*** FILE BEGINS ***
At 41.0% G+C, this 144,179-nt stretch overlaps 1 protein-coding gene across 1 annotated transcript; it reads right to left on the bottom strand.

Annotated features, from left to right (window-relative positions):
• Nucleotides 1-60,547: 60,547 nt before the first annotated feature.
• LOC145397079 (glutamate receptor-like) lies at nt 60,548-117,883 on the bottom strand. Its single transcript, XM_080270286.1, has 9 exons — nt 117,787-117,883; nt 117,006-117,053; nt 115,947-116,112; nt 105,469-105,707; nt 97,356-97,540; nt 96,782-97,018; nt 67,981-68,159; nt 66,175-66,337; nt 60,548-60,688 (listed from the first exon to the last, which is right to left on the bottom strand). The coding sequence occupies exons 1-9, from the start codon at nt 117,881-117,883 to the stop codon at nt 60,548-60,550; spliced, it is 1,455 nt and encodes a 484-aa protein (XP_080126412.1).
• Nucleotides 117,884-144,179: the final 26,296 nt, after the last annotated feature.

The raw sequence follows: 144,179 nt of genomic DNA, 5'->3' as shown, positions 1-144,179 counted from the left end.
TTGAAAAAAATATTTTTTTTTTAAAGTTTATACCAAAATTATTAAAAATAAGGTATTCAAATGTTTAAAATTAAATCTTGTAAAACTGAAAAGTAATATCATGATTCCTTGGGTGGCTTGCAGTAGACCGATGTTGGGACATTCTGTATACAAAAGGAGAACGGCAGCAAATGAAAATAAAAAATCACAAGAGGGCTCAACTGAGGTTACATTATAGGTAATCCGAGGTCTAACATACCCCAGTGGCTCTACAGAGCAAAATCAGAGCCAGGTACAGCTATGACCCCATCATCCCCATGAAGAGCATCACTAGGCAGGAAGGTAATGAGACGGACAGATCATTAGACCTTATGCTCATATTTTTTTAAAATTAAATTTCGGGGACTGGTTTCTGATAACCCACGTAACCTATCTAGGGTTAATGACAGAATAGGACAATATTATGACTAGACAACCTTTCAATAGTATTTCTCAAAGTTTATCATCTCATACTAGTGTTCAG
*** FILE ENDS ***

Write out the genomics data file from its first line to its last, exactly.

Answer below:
At 41.0% G+C, this 144,179-nt stretch overlaps 1 protein-coding gene across 1 annotated transcript; it reads right to left on the bottom strand.

Annotated features, from left to right (window-relative positions):
• Nucleotides 1-60,547: 60,547 nt before the first annotated feature.
• LOC145397079 (glutamate receptor-like) lies at nt 60,548-117,883 on the bottom strand. Its single transcript, XM_080270286.1, has 9 exons — nt 117,787-117,883; nt 117,006-117,053; nt 115,947-116,112; nt 105,469-105,707; nt 97,356-97,540; nt 96,782-97,018; nt 67,981-68,159; nt 66,175-66,337; nt 60,548-60,688 (listed from the first exon to the last, which is right to left on the bottom strand). The coding sequence occupies exons 1-9, from the start codon at nt 117,881-117,883 to the stop codon at nt 60,548-60,550; spliced, it is 1,455 nt and encodes a 484-aa protein (XP_080126412.1).
• Nucleotides 117,884-144,179: the final 26,296 nt, after the last annotated feature.

The raw sequence follows: 144,179 nt of genomic DNA, 5'->3' as shown, positions 1-144,179 counted from the left end.
TTGAAAAAAATATTTTTTTTTTAAAGTTTATACCAAAATTATTAAAAATAAGGTATTCAAATGTTTAAAATTAAATCTTGTAAAACTGAAAAGTAATATCATGATTCCTTGGGTGGCTTGCAGTAGACCGATGTTGGGACATTCTGTATACAAAAGGAGAACGGCAGCAAATGAAAATAAAAAATCACAAGAGGGCTCAACTGAGGTTACATTATAGGTAATCCGAGGTCTAACATACCCCAGTGGCTCTACAGAGCAAAATCAGAGCCAGGTACAGCTATGACCCCATCATCCCCATGAAGAGCATCACTAGGCAGGAAGGTAATGAGACGGACAGATCATTAGACCTTATGCTCATATTTTTTTAAAATTAAATTTCGGGGACTGGTTTCTGATAACCCACGTAACCTATCTAGGGTTAATGACAGAATAGGACAATATTATGACTAGACAACCTTTCAATAGTATTTCTCAAAGTTTATCATCTCATACTAGTGTTCAG